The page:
Aristarchus ≈ 250 BC, the size of the sun
In various cultures throughout history, the ratio between sides of a triangle has been used to measure distances. Some of these distances have had a major impact on science and on our conception of the world.
The sun, the earth and the moon
The sun and the moon appear to have the same size.
That observation was made by Aristarchus when he observed a solar eclipse. He also realized that they do not have to be equal in size if only the sun is further away than the moon.
Let d be the distance to the moon and D the distance to the sun. Let r be the radius of the moon and R the radius of the sun. If the angular sizes of the moon and the sun are equal, the triangles are similar.
Aristarchus wanted to compare the sizes of the sun and the earth.
Find the ratio of R and r in terms of D and d!
Aristarchus knew what the moon looked like when the angle β was 90°. (What does it look like?). He then estimated the angle α.
Aristarchus estimated the angle α to 87°. During a lunar eclipse he estimated that the radius of the moon was about one third of the radius of the earth. Using these numbers, calculate the ratio of the radius of the sun and the radius of the earth! Using these numbers, how much larger is the sun than the earth (Now it is a comparison of volumes, not radii)?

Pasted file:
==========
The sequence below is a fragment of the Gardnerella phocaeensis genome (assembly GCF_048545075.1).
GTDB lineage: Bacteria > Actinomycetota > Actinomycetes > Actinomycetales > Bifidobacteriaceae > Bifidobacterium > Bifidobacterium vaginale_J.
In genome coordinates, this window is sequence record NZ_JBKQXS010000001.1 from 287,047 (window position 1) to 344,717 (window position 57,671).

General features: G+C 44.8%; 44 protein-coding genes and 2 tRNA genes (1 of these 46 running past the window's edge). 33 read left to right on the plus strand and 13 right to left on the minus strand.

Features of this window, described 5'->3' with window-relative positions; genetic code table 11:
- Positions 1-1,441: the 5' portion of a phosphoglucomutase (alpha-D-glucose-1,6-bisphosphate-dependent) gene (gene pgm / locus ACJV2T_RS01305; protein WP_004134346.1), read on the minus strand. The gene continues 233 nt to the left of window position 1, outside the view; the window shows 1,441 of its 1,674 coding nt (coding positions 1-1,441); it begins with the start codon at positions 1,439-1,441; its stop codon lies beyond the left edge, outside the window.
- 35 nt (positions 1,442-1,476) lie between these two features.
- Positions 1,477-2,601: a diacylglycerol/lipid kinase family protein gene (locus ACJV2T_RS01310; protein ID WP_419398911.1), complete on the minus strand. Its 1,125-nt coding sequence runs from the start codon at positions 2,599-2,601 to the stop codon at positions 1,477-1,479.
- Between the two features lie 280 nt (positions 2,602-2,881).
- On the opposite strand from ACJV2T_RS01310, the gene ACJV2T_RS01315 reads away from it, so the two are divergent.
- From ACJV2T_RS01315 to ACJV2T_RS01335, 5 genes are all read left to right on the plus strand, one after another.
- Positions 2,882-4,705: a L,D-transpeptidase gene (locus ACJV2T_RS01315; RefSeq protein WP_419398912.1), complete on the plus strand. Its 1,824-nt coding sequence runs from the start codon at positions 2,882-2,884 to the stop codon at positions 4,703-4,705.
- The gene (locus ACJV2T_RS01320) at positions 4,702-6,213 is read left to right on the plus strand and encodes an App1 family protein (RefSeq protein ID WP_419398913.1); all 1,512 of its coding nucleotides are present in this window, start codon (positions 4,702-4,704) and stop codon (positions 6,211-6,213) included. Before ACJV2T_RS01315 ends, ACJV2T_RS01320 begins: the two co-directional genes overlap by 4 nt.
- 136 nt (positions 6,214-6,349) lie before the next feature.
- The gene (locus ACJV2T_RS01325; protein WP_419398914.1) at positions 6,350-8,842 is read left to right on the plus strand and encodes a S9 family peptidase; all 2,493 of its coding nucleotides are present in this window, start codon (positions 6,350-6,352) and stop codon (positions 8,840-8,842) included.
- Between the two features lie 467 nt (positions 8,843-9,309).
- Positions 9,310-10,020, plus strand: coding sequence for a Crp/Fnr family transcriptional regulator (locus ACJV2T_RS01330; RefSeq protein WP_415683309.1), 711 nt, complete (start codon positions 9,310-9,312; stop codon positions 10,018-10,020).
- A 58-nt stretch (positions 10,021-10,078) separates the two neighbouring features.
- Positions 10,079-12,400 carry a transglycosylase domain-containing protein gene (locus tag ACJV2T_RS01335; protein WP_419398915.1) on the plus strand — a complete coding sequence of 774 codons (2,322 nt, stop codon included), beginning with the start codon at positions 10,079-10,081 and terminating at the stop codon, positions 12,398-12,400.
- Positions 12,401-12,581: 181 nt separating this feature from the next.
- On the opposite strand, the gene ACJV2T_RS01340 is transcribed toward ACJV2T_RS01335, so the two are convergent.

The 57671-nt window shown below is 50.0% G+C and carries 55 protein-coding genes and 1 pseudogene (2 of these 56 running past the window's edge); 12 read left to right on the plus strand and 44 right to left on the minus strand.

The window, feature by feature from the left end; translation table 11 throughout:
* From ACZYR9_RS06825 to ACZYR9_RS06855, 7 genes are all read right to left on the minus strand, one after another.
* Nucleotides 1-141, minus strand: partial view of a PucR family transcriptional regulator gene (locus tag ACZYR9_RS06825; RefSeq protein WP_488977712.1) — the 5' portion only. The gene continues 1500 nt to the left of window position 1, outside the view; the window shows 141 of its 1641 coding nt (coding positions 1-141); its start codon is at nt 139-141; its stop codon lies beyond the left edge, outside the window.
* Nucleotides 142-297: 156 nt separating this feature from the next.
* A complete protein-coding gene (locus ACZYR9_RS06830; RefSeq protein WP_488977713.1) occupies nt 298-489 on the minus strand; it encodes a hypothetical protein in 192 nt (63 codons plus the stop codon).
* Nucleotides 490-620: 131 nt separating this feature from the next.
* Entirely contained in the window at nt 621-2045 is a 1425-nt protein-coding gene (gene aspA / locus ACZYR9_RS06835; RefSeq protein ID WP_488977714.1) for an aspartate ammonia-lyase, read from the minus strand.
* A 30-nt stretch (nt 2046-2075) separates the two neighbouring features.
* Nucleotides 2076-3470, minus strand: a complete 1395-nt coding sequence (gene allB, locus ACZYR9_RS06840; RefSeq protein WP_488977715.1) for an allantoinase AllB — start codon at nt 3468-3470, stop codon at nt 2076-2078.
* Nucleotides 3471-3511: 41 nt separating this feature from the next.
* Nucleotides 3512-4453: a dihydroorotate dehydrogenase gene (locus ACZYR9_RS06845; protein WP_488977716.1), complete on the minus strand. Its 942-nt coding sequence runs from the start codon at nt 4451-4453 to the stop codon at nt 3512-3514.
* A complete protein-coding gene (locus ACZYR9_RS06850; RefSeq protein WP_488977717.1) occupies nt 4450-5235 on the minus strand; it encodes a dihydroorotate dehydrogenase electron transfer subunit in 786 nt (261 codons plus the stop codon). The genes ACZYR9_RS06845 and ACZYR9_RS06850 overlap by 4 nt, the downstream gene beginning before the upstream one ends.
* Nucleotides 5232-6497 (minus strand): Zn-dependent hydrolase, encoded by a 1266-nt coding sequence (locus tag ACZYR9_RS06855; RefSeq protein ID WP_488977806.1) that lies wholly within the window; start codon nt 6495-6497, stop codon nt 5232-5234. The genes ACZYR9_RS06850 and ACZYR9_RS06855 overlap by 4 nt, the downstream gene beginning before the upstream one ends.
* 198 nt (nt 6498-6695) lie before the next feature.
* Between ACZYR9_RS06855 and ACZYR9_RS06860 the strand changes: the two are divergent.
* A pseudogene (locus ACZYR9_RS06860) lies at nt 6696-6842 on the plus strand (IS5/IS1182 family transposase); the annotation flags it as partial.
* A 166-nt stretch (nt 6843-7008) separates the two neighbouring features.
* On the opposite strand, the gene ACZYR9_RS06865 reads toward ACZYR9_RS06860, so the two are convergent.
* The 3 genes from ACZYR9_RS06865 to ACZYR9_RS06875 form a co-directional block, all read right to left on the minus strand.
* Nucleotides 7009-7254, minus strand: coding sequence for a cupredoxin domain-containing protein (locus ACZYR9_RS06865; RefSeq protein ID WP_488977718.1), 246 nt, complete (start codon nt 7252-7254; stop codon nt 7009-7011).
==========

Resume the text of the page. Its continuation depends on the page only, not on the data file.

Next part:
Aristarchus then concluded:
the giant sun does not
move around the tiny earth,
it is probably the other way around!
Aristarchus made a minor mistake when comparing the radius of the earth with the radius of the moon, otherwise his method was correct.
The data used by Aristarchus, on the other hand, was not correct. Aristarchus' estimation of the angle α was 87°, the modern estimation is 89°50'. (89 + 50/60 degrees). Find the ratio D:d using the correct angle! What was his relative error when measuring the angles? What is the relative error in distances?
1 sun ≈ 1 300 000 earths
image from: NASA
Aristarchus' sizes: http://en.wikipedia.org/wiki/Aristarchus_On_the_Sizes_and_Distances
by Malin Christersson under a Creative Commons Attribution-Noncommercial-Share Alike 2.5 Sweden License